How is it that, for the most part, women have taken on the role of healer in families? What are your doctor mom or doctor dad stories that have been handed down?
One generation to the next, the oral tradition of what to use to ease a cough, heal a sore throat, treat a fever, calm an itchy rash, or settle an upset stomach has somehow been lost within the family. I learned from my mom who learned from her mother who learned from her mother how to deal with illness, including infectious illnesses like measles, mumps, rubella, chicken pox… You name it, there was a way to help support your kids to heal! Even hepatitis, which we knew as yellow jaundice — we all had it, all at the same time.
Back then, time and home care was sufficient. With some TLC (tender loving care or timeless loving care) and menthol rubs, calamine lotion, iodine gargles, carbolic salve, milk of magnesia, or ipecac came special food…puddings, soft boiled eggs, toast. I wonder sometimes how our childhood illnesses might have been different had my mother, grandmother, or great-grandmother known about homeopathy.
What has stayed with me over the years was the TLC more than the home remedies. This was often all that was needed to reassure me that I would be OK…a soothing, cool hand on a feverish head, the scent of my mom or dad nearby, time to just sit and be…powerful medicine.
What I am discovering today is that young parents are networking on Facebook, sharing tips, resources, remedies, and they are creating their own repository of healthy ways of eating and healing. Amazing and wonderful!
But it is our connection to the past that also holds important healing. Knowing the family stories, the ‘what was it like for you, Gramma?’ stories are healing. They complete a circle of knowing and being known. More mystery than medicine but also a kind of medicine…family medicine. Funny how that term has a different connotation in the conventional medical world…family medicine where you are rushed through your appointment, left in waiting rooms, leaving you wondering ‘what is family about this office visit?’ Visiting, telling stories, and healing all take time and require being in present moment. This is what the meaning of family medicine can be…if we take the time.
So today, here is a story that my mom wrote for her grandson Matt who asked her, ‘What was it like growing up on the farm?’ My mom has written the stories for us and collectively, they are a legacy that will be cherished for future generations.
“It was just a creek that ran thru’ the farm yard quiet and peaceful, going three directions nowhere in particular. It had no name just ‘the creek.’ Sort of like the barn cats being called ‘kitty’ or ‘the orange one.’ It was great for us as kids, three brothers and myself. We swam in the summer and skated for many miles in the winter. Even the people from town came out on the hot days to get a reprieve from the heat. They must have been desperate to cool off. Not just because I had a sense our creek was no more than an over-sized stream but the fact they had to share the water with many an animal…cows in particular. Today we wouldn’t dream of that kind of intimacy with our swimming pools…well, maybe the odd dog or two.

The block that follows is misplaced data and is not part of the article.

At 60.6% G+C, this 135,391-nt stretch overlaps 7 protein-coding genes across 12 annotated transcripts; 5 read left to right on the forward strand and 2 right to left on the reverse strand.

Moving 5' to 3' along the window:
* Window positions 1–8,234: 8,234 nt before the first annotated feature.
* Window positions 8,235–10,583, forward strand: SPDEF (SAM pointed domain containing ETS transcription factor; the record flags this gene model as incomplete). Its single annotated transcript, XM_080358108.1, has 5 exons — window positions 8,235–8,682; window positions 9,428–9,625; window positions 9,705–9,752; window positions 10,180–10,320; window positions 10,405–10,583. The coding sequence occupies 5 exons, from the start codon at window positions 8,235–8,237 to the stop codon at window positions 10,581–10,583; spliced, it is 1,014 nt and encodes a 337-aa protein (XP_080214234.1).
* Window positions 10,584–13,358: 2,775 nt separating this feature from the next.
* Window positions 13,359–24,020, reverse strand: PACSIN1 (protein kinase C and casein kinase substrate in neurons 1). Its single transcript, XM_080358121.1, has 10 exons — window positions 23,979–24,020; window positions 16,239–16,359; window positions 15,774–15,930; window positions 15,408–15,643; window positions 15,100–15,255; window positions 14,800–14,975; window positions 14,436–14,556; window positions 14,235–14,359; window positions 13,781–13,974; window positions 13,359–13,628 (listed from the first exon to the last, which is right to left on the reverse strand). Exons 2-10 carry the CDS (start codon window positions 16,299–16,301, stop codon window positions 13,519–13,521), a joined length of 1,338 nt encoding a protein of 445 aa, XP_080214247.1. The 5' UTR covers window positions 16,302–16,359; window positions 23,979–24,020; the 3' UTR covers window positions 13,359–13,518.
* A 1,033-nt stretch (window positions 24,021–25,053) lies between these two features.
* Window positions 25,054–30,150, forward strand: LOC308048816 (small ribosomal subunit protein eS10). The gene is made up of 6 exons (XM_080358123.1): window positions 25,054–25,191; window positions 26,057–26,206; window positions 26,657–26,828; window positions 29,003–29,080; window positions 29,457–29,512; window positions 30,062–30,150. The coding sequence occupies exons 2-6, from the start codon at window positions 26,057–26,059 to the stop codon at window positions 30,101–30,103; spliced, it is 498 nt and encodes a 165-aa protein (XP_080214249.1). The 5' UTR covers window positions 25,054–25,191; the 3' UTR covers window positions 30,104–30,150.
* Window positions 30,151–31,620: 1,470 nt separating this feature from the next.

Dad built us a huge raft that made it easy to get from one side of the creek to the other. I really don’t know why we wanted so badly to get over there but I guess it was just a destination. My rafting career on the creek was short and sweet. Brothers being brothers did what any self-respecting tormentor would do and took pleasure in making sure I could swim. Drowning was not what they had in mind so when they saw I wasn’t doing too well with the swimming thing, they rescued me. That fear of drowning has never left me and the joy of being on a raft was sorely spoiled after that. Thank goodness it never affects my pleasure of being near water when safety isn’t an issue.
The spring of the year proved to be quite different from the winter and summer laziness of a slow-moving body of water. The run-off of the snow-covered fields swelled the creek to overflowing its banks, taking out bridges and fence posts with reckless abandon. When the bridge went out, we had to resort to horse and wagon to get us over the fast-moving water and ice-flows. We always hoped it would be an opportunity and a good legitimate excuse to stay home from school. It just never happened that way. Somehow that is something that hasn’t changed over the years with parents.
For me, in the childhood and youth it was a refuge when there was turmoil in the home, which was a fairly frequent occurrence. But even on the good days when the sun was scorching hot, I’d find a cool, shady bank and just bask in the scents and smells that surrounded me. The mint near the water’s edge was so green and fragrant. It seemed the mud even oozed the minty smell. Buttercups were almost as profuse as the mint but so much more delicate and delightful. If I sat still enough the odd slender frog or a warty toad would join me. I was never alone there and it was there I felt the world was okay. What a small little space I occupied and yet it was the world to me. I daydreamed and watched the clouds overhead change shape morphing into a new creature as they sped across the sky. How simple life was there. Sometimes I long for that feeling of simple solitude…of childhood reverie. The world stood still and together we listened in silence.”
~ Gramma Betty Sanguin
Family historian, writer, and storyteller, belly-laugher and healer
Thanks Ma! Love you!
Grateful to be able to share a generation of stories,